With Clay and the remainder of her family in Kentucky, Dupuy continued to reside for the duration of the suit in Clay's former President's Park home, now assumed by his successor as secretary of state, Martin Van Buren. The court investigated her allegations for nearly a year, collecting the testimony of witnesses in Maryland and Kentucky. Her other previous owner, Daniel Parker, was deceased at the time of the lawsuit, but several residents of Dorchester County, Maryland, testified that he sold her to Condon as a “slave for life.” Based on such testimony, as well as the receipt of manumission of her mother and the bill of sale between Condon and Clay, the court finally rejected Dupuy's claim to freedom in mid-1830. Soon after, Henry Clay demanded Dupuy's return to Lexington, complaining that “her conduct has created insubordination among her relatives here, I think it high time to put a stop to it, which can be best done by her return to duty” (Clay Papers, vol. 8, 261). However, Dupuy remained reluctant to leave, further enraging Clay, who ordered her immediate imprisonment and transport to Kentucky. Dupuy was instead carried to New Orleans, arriving “very penitent” in December 1830 (Clay Papers, vol. 8, 309). She remained in New Orleans at the home of Clay's daughter in the years that followed, separated from her husband and children. His daughter wrote in 1832 that “I cannot thank my dear Mother enough for having spared Lotty to me, she is the best creature I ever saw and appears to be quite as much attached to the children as she ever was to yours” (Clay Papers, vol. 8, 441).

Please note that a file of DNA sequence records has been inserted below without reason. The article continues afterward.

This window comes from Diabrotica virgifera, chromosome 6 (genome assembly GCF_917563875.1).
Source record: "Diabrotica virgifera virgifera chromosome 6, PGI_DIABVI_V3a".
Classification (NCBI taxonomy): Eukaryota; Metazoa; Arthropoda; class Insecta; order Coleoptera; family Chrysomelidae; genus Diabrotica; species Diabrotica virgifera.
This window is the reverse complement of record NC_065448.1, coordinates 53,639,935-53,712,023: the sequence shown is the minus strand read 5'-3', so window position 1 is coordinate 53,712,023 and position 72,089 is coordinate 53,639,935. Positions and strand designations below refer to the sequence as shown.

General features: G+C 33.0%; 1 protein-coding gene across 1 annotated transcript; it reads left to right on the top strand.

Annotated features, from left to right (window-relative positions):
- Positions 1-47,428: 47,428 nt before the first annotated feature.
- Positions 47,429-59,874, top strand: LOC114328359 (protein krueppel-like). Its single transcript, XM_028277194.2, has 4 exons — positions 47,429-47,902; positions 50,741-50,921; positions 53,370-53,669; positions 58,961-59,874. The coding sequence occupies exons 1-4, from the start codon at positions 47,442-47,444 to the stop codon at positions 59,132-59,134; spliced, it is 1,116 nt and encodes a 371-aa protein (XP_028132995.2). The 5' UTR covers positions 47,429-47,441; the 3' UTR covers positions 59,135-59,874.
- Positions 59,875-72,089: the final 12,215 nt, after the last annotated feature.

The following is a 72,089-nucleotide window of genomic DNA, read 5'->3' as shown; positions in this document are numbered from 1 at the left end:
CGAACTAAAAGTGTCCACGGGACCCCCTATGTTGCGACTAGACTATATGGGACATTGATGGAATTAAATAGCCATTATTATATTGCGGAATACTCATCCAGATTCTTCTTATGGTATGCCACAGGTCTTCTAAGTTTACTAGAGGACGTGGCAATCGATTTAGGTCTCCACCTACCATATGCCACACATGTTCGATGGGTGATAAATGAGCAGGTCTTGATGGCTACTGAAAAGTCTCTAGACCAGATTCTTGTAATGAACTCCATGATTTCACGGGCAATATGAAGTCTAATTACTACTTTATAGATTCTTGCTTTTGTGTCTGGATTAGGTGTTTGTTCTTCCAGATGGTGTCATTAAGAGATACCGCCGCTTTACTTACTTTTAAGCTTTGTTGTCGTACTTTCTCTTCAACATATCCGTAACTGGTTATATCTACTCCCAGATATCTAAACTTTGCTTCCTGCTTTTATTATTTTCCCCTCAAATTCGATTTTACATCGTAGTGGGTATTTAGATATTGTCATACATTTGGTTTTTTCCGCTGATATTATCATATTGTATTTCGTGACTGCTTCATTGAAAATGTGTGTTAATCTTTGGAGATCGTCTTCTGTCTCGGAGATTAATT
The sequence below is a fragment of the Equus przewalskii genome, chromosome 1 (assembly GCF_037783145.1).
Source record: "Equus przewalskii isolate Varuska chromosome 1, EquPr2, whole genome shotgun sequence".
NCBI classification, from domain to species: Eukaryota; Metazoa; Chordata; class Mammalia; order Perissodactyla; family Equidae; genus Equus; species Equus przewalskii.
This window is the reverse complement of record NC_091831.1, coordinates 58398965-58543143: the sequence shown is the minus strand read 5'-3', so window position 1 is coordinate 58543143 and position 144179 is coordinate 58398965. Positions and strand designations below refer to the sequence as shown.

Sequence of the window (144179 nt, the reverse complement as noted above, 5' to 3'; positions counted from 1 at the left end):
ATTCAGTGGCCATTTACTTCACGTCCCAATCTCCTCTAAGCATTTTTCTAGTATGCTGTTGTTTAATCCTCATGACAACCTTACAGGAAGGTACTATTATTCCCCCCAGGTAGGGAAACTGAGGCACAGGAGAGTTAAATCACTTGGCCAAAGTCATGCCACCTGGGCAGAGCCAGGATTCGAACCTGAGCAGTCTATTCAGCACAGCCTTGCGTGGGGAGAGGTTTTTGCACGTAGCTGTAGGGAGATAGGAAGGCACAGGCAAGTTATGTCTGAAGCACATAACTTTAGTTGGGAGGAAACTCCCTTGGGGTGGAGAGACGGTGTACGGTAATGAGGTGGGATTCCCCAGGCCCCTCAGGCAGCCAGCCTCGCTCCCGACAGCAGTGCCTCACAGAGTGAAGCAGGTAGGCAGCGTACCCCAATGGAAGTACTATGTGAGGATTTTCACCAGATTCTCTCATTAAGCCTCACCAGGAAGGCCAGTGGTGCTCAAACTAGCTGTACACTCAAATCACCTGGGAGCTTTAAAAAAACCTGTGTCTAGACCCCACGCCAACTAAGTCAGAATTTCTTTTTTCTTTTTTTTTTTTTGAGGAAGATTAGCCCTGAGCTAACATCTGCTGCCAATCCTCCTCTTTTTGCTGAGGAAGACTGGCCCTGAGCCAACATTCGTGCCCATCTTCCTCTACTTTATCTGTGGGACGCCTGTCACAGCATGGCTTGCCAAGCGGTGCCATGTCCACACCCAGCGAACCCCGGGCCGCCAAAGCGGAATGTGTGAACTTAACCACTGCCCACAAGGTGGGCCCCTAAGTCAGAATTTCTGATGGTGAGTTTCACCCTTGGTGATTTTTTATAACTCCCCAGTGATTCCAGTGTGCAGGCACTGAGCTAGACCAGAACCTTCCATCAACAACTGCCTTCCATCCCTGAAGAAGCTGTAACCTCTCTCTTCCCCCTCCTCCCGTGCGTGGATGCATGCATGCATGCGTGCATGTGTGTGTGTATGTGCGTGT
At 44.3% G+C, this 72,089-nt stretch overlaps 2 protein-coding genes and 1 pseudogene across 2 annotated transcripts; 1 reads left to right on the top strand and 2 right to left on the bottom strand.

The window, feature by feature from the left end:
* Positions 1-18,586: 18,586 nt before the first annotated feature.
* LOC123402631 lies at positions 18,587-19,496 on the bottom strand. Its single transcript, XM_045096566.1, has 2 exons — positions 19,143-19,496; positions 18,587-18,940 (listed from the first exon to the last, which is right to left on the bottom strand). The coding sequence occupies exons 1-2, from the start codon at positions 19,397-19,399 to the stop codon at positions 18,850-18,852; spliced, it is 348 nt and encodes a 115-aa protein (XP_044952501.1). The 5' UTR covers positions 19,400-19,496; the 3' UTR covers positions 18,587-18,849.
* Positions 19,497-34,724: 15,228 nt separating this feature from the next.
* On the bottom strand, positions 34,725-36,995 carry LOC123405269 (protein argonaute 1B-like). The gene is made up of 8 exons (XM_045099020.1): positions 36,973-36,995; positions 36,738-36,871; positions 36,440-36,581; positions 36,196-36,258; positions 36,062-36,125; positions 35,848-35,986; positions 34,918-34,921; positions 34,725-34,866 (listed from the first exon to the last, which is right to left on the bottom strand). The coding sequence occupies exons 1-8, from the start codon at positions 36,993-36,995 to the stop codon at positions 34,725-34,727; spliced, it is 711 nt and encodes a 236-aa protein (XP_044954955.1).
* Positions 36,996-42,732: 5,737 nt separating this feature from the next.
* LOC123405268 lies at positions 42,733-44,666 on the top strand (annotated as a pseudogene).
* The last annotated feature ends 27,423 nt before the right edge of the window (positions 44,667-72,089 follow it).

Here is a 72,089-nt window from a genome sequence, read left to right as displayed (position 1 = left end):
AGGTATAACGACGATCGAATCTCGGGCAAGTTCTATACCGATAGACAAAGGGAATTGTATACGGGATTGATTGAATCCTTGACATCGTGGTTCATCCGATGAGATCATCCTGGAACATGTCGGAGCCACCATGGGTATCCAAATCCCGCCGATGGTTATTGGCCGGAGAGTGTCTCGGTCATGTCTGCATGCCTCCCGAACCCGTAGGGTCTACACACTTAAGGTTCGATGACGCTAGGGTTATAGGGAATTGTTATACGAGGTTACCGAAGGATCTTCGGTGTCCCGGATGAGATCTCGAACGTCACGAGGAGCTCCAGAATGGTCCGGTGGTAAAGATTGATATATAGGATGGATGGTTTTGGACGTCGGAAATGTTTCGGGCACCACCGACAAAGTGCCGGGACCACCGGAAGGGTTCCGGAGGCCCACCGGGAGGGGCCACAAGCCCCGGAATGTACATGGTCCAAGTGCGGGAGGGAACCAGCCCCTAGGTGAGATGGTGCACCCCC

In time, Clay apparently regained his good opinion of Dupuy; on 12 October 1840, a decade after her failed fight for freedom, he emancipated Dupuy and her daughter Mary Ann, noting Dupuy's dedicated service as a nurse to his children and grandchildren. Her son Charles continued to serve as Clay's personal servant until his own manumission in December 1844. Dupuy's grandson Henry, the child of Mary Ann, was sold by Clay in 1848 under the condition that he would be freed at age twenty-eight.